Local guides

Where to eat on the Isle of Wight: Crab and chips on vintage promenades
Published 01 July 2022

Credit: Smoking Lobster

Widely believed to be the sunniest spot in Britain, The Isle of Wight produces some of our finest fruit, vegetables, and dairy. Then being surrounded by sea, there is wonderful seafood, particularly crabs and lobsters, all landed minutes from the restaurants that serve them.  

These great raw materials, coupled with the ‘staycation’ boom of the pandemic years, has seen a flourishing restaurant scene rapidly replace the bucket-and-spade grub of yesteryear.

Perhaps most emblematic of the recent resurgence is the return of destination dining poster-boy Rob Thompson as chef-patron of North House, a quaint townhouse hotel in the winding lanes of West Cowes. Launching with a bistro-style menu, dishes such as chicken liver parfait with red wine jelly and shallot brioche, or hand-cut saffron spaghetti with local lobster and whey butter show off all the refined precision that have won Rob a host of loyal fans.

Credit: North House

Just across town is The Smoking Lobster’s newest outpost: a slick, modern set up where pan-Asian flavours meld with local seafood and an abundance of fries, slaw and inventive cocktails. Also in town is perhaps the island's most eccentric dining experience where in an old, tiled butchers shop, Call it What you Want offers no menu or drinks list, only Creole-inspired food (the voodoo ribs are absolute magic) - far more than most diners can possibly polish off - followed by tequila shots for pudding. It's a riot.

Head down the coast to Yarmouth, where you might stop for a tuna tartare and lemon sole Grenobloise at The George Hotel’s Ibiza-inspired beach club (overseen by chef-consultant Claude Bosi, no less), or cross the street to The Terrace, a casual bistro with unbeatable views, and where local produce is taken seriously. Some say the complimentary focaccia is ‘worth the price of the ferry alone’. Look out for locally-reared rose veal, venison or nanny goat, or the kitchen’s take on the crab and chips, the Isle of Wight’s regional specialty.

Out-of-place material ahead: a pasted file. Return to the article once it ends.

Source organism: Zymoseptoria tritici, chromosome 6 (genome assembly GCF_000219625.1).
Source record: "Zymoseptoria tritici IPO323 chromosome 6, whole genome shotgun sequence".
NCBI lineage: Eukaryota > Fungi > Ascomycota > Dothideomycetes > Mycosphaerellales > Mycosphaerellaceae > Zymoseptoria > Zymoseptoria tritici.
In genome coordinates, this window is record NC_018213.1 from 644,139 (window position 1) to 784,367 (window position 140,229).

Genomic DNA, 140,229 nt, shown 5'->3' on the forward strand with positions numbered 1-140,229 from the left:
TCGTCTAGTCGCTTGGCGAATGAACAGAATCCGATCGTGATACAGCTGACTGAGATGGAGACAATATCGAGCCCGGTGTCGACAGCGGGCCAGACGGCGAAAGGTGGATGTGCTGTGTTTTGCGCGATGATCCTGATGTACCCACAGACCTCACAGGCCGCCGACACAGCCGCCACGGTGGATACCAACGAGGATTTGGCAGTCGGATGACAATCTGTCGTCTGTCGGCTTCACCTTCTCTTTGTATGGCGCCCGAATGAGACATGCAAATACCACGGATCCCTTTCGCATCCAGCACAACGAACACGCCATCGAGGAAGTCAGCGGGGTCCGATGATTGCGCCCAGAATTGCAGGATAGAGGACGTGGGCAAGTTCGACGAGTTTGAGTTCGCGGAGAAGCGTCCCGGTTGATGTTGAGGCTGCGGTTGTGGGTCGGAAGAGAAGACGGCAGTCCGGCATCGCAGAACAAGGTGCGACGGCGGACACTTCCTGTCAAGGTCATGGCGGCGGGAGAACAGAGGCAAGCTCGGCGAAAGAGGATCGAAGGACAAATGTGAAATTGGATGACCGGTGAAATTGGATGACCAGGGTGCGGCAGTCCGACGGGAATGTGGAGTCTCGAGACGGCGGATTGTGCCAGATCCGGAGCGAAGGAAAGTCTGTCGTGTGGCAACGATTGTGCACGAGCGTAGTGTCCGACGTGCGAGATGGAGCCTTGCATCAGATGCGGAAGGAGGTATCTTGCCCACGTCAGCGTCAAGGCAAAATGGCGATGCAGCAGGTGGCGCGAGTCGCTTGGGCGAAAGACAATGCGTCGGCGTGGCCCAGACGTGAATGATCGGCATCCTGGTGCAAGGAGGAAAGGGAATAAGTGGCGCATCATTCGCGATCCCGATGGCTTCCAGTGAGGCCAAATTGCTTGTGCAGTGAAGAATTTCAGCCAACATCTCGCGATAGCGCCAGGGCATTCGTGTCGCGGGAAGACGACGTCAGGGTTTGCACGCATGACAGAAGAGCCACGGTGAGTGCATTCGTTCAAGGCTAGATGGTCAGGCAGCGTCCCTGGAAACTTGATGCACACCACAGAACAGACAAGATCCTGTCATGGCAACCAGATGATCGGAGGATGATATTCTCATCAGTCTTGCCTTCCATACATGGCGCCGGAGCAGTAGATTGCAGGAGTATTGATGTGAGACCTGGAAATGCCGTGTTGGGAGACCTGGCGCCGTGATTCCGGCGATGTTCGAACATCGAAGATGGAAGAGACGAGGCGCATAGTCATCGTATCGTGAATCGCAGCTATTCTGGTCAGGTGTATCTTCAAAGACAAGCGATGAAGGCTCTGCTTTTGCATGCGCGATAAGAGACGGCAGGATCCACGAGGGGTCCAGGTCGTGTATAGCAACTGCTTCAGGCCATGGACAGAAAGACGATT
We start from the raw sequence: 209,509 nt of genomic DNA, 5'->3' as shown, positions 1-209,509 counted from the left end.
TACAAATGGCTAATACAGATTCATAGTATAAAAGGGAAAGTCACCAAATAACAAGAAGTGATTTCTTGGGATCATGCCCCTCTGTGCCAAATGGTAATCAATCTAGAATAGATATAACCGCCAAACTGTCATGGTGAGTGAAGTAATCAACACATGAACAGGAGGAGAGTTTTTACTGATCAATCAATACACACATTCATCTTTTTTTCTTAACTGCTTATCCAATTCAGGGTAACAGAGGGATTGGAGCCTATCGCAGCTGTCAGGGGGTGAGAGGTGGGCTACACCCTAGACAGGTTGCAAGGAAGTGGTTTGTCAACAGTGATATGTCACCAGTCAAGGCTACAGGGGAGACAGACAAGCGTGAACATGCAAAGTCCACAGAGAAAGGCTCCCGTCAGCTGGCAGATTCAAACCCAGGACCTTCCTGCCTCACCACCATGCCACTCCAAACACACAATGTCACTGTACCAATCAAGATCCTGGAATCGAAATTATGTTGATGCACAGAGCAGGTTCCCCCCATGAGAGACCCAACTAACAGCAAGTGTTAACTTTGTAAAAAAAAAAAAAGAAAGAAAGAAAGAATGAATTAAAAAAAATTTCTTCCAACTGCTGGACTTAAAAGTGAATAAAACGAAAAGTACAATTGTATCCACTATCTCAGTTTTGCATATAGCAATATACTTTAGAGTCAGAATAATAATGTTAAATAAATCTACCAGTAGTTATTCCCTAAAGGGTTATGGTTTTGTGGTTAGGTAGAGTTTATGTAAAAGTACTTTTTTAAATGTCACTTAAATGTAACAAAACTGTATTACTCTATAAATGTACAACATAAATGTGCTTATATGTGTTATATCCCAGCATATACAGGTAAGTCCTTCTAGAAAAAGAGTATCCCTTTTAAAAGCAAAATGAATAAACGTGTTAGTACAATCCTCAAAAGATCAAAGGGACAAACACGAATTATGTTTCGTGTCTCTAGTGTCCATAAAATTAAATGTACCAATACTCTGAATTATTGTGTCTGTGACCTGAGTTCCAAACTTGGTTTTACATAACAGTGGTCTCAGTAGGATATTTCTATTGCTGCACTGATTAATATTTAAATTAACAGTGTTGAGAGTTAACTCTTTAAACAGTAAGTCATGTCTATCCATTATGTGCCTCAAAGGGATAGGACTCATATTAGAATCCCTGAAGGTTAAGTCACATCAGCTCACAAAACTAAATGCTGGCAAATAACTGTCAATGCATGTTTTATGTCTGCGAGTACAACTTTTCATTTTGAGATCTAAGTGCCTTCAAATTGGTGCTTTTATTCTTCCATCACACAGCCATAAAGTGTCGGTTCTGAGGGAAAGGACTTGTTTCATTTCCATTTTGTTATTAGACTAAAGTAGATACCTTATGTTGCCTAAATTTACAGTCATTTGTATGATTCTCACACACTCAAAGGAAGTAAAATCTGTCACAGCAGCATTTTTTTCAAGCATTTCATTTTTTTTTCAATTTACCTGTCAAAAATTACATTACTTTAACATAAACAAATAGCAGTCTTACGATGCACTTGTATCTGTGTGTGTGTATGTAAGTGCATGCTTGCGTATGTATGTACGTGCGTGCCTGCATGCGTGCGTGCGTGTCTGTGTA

Credit: The Red Lion

A quick trip up the Yar River brings you to The Red Lion, a hidden gastronomic gem in Freshwater where braised beef crumpets with horseradish, and pork belly, fritter and cheek are must-try dishes. Both are best enjoyed with a pint of foaming local ale.

Following the coast further to , The Crab Shed, tucked-away in sea-facing Steephill Cove is prized for its simple, unblemished seafood. The town itself is a more exuberant gastronomic hotspot. Cantina serves delicious brunches; Tramezzini’s does creative pan-Asian, possibly better than anywhere else on the island; down on the seafront, the original Smoking Lobster site has really benefited from hiring ex-Hut and Royal chef Ben Chamberlain – his Sichuan scallop Kiev and sweet and sour octopus bruschetta are treats.

The highlight here, though, is The Hamborough, relishing a long-overdue renaissance under Chef Matt Tomkinson. Cured chalk stream trout with summer vegetables and elderflower vinegar butter sauce, and roast chicken with asparagus, poached butter beans and Alcace bacon set the standard for refined dining on the island. The relaunched wine list is an absolute blessing.

Credit: The Crab Shed

For those craving spice, head to Sandown, where Eastern Eye serves traditional Indian food. Light, fluffy pizza that outclasses the best of Hampshire can be found on kitschy, beach-side Sandown Boulevard where, among other street traders, Rollins Pizza flame-bake combinations such as roasted mushrooms and Isle of Wight Blue cheese, and mascarpone with rosemary potatoes and Italian sausage.

Bembridge Harbour is home to floating restaurant The Best Dressed Crab, where the main attraction is just what the name suggests. Close by in Ryde, The Heron is a tiny, Scandi-inspired space – just 14 covers or thereabouts - with a completely open kitchen. The tasting menu might feature smoked eel, walnuts, grapes and apple, or a simple plate of grilled local mushrooms with herbs and pumpkin seeds. If you’re lucky, a slow-roast sirloin of island beef with truffle mayo and confit potato terrine might well appear too.

Those craving a liquid-only night of recuperation should visit the Needles, then pop over to the Highdown Inn in Toland where you’ll find superbly poured Guinness and an ever-changing selection of local and non-local real ales. Aspiring poseurs will find greater satisfaction in a magnum of rose at Chelsea-by-the-sea favourite, The Hut, where banging tunes are played against the backdrop of the crystalline waters of Colwell Bay.